When the Light Goes On: The Life-Changing Wonder of Learning in an Age of Metrics, Screens, and Diminished Human Connection

In When the Light Goes On: The Life-Changing Wonder of Learning in an Age of Metrics, Screens, and Diminished Human Connection (Beacon Press), Mike Rose relies on his power as a master storyteller to weave together his own narrative with dozens of other stories, sharing the wonder and potential of true learning. A self-described student who was “loitering anonymously in the vast academic midlands” until a transformational high school teacher assisted him in attending Loyola Marymount University, Rose later pursued his master’s degree at USC and a doctorate at UCLA, where he worked, wrote, and taught in the School of Education and Information Studies until his death in 2021. His stories of transformative moments in learning from elementary classrooms to job-training programs for adults draw the reader in with simple-yet-hopeful chapter titles such as “Anatomy of an Awakening,” “Expecting More of Yourself,” and “How the Light Goes On.” The book focuses on the capacity of schools to facilitate the growth and discovery that Rose chronicles. He calls for personal stories to be part of decision-making data related to institutions, classrooms, instructors, and students since these accounts “provid[e] a richer and more accurate understanding of learning as affecting multiple dimensions of our lives.” 

—Eric Fox
Assistant Principal, Jenks High School, Jenks, OK

“Class Disrupted”

Now in its fourth season, the podcast “Class Disrupted” offers insights and strategies on leveraging disruption post-pandemic to drive innovation in education. In each episode, Hosts Diane Tavenner, the co-founder and former CEO of Summit Public Schools, and Michael Horn, an education speaker and author, discuss the latest education trends and talk with experts. Many episodes cover perennial challenges such as “How Do You Staff Innovation?” (Season 4, Episode 6); “Why Failure and ‘Pivoting’ Is Hard in Education,” (Episode 8); and “How to Design a College Alternative” (Episode 14). An increasingly fraught issue that the podcast covers is school safety. “How Hardening Schools Could Harm Students,” (Episode 15) confronts the alarming rise in school shootings and the subsequent security measures that may negatively impact student mental health and the overall learning environment. Tavenner and Horn ultimately provide school leaders with valuable insights, drawing from real-life data and current events to foster meaningful dialogue. Each episode concludes with book recommendations and a reminder of the hope required to continue leading and shaping a better world.

—Brenda Yoho
Retired Director of Educational Support Programs, Danville District 118, Danville, IL

Social Media for Schools: Proven Storytelling Strategies and Ideas to Celebrate Your Students & Staff—While Keeping Your Sanity

In Social Media for Schools: Proven Storytelling Strategies & Ideas to Celebrate Your Students & Staff—While Keeping Your Sanity (Marketing on the Move), Andrea Gribble does a marvelous job of providing a framework to help school leaders—and social media managers, if schools and districts have them—succeed in celebrating their schools. She includes a wealth of resources throughout the book, such as ideas for developing podcasts, ways to start hashtags, and how to brand your school. As Gribble makes clear, stakeholders are going to talk about what’s happening in their local schools whether school leaders participate in the discussion or not. So, shouldn’t they be at the table for the discussion? One of the book’s most important chapters outlines numerous strategies for generating great content. Gribble also includes posting ideas for educators at each level—elementary,  secondary, and administration. Her optimistic approach not only helps school leaders understand why social media should be used to tell their stories, but also provides them with specific and practical steps to do this important work.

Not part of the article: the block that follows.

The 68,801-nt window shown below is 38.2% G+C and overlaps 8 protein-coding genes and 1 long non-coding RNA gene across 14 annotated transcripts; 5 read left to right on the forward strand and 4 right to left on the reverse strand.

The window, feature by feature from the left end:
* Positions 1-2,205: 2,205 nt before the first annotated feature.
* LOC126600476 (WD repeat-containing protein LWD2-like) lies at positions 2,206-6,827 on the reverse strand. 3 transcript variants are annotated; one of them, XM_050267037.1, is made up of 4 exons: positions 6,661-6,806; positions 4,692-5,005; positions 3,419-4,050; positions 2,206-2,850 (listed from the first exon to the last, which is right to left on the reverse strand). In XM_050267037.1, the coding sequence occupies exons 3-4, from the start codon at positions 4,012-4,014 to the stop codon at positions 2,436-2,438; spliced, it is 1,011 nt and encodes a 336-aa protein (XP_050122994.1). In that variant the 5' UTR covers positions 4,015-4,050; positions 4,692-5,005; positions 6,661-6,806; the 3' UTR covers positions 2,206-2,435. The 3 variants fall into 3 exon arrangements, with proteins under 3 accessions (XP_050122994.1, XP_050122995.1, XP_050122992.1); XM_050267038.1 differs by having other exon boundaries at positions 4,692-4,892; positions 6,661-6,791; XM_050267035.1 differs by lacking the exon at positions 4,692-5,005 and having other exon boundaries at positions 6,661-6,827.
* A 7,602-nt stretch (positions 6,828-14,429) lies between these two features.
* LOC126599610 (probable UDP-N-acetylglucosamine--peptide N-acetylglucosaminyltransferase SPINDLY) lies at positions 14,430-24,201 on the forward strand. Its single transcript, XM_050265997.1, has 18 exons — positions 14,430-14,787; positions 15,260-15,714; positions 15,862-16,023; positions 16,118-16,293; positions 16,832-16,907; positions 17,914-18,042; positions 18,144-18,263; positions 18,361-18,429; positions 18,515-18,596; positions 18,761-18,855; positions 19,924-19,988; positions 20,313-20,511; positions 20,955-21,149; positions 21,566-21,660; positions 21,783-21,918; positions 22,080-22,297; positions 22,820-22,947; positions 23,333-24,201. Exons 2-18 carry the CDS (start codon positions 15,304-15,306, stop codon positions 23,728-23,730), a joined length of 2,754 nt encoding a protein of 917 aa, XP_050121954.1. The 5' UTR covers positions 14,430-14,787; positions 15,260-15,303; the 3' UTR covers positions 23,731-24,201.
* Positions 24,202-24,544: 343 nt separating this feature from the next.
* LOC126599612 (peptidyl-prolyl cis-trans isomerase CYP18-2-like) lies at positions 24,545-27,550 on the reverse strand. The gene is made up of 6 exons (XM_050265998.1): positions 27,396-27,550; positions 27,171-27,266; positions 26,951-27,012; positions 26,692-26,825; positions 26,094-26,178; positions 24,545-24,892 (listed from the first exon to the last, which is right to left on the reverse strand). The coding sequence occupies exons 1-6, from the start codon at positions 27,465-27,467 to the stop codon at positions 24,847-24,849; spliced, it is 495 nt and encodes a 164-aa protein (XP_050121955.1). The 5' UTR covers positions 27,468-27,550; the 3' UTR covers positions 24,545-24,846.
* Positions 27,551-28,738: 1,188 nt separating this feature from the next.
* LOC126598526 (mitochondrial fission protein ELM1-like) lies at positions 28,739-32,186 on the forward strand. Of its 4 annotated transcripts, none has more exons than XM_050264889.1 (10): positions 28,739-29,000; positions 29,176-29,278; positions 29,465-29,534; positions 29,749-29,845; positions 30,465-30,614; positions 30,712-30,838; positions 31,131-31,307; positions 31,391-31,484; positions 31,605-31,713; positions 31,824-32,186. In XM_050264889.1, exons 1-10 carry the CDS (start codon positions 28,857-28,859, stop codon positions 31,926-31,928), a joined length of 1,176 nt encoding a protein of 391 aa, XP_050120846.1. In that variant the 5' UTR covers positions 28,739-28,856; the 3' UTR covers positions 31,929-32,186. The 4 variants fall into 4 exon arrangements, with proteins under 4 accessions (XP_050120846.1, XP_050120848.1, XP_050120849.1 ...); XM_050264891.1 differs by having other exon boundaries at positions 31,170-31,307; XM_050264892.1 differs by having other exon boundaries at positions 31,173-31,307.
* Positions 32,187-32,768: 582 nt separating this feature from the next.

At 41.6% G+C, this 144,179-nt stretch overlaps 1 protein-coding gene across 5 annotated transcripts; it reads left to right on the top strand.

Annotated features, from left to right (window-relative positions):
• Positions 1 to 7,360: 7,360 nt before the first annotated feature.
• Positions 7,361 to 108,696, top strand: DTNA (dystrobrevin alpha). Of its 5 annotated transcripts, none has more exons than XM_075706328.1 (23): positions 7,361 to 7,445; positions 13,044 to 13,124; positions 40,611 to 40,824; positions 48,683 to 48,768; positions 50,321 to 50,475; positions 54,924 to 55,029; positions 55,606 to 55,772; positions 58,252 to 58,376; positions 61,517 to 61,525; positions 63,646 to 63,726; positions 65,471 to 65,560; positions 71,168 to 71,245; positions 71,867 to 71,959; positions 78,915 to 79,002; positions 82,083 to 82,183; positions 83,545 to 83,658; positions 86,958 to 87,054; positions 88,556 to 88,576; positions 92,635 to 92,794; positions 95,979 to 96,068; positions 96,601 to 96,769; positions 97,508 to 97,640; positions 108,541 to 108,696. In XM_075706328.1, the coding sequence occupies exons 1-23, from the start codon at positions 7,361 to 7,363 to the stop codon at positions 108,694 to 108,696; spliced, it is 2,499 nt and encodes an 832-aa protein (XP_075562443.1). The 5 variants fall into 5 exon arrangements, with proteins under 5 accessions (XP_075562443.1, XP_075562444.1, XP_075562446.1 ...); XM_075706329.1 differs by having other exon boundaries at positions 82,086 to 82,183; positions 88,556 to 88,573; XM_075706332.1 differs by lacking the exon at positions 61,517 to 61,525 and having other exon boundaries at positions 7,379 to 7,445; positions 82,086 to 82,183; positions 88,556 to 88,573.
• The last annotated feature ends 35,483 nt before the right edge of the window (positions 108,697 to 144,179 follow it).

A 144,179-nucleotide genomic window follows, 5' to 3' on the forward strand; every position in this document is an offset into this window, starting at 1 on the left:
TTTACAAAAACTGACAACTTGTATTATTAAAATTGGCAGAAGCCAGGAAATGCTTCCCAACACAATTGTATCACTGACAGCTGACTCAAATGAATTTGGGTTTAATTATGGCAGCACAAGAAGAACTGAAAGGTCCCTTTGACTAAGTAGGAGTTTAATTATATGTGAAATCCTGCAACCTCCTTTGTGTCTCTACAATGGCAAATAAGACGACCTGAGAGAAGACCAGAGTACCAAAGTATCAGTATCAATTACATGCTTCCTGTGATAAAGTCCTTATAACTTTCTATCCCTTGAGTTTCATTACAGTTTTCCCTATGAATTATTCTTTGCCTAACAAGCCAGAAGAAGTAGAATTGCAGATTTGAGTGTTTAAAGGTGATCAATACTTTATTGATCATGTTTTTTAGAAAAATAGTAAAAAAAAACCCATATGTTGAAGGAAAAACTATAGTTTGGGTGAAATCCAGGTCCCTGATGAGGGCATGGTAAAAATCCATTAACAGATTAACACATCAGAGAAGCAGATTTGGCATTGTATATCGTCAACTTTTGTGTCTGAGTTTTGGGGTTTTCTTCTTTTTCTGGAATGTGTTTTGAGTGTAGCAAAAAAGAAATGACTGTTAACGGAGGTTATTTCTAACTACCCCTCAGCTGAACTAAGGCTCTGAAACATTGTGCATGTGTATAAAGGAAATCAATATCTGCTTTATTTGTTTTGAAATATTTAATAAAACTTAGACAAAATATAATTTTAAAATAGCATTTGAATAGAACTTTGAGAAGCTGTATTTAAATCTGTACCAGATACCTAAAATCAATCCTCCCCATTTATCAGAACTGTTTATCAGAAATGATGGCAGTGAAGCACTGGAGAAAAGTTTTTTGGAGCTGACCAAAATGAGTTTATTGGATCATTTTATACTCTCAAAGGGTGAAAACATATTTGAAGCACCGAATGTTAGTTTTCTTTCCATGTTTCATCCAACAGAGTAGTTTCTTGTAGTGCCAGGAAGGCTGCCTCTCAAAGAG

—S. Kambar Khoshaba
Principal, South County High School, Lorton, VA

Duck and Cover: Confronting and Correcting Dubious Practices in Education

If you have ever done something because it seemed wise at the time but proved foolish later, you can relate to the message of Duck and Cover: Confronting and Correcting Dubious Practices in Education (Teachers College Press), by Rick Ginsberg and Yong Zhao. The book’s title relates to the 1950s practice of ducking under a desk to stay safe in case of a nuclear attack. In hindsight, the idea was silly, but the practice continued for many years. The authors use it as a metaphor for delving into education topics such as college and career readiness, reading proficiency by third grade, teacher evaluation, and class size, among others. Besides explaining the research and history behind common educational practices, the authors also challenge them, offering ideas and insights so that educators can achieve better outcomes. A “reconsider, remove, and replace” section at the end of each educational idea discussed helps readers meet students’ needs and understand the pros and cons of associated practices. The book’s fresh approach to productive work will appeal to all who wonder why current practices continue to provide mediocre results despite best efforts.

—Susan C. Paul, EdD
Principal, Kaiserslautern High School, Germany, Department of Defense Education Activity